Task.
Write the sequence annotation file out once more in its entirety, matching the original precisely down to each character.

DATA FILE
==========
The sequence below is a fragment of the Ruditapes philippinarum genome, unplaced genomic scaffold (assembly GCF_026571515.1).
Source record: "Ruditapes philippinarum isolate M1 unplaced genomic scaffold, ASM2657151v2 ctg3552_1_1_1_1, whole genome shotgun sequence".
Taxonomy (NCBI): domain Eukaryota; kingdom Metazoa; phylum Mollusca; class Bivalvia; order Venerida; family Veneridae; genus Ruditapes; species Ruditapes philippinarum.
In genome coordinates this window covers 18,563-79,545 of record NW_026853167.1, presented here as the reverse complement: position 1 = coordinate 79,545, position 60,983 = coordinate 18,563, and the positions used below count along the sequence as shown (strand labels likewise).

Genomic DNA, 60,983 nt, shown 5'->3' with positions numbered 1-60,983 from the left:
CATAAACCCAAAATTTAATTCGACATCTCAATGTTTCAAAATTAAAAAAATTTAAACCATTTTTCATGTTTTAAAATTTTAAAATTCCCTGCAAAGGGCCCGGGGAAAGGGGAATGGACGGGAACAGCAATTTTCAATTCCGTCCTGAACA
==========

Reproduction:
The sequence below is a fragment of the Ruditapes philippinarum genome, unplaced genomic scaffold (assembly GCF_026571515.1).
Source record: "Ruditapes philippinarum isolate M1 unplaced genomic scaffold, ASM2657151v2 ctg3552_1_1_1_1, whole genome shotgun sequence".
Taxonomy (NCBI): domain Eukaryota; kingdom Metazoa; phylum Mollusca; class Bivalvia; order Venerida; family Veneridae; genus Ruditapes; species Ruditapes philippinarum.
In genome coordinates this window covers 18,563-79,545 of record NW_026853167.1, presented here as the reverse complement: position 1 = coordinate 79,545, position 60,983 = coordinate 18,563, and the positions used below count along the sequence as shown (strand labels likewise).

Genomic DNA, 60,983 nt, shown 5'->3' with positions numbered 1-60,983 from the left:
CATAAACCCAAAATTTAATTCGACATCTCAATGTTTCAAAATTAAAAAAATTTAAACCATTTTTCATGTTTTAAAATTTTAAAATTCCCTGCAAAGGGCCCGGGGAAAGGGGAATGGACGGGAACAGCAATTTTCAATTCCGTCCTGAACA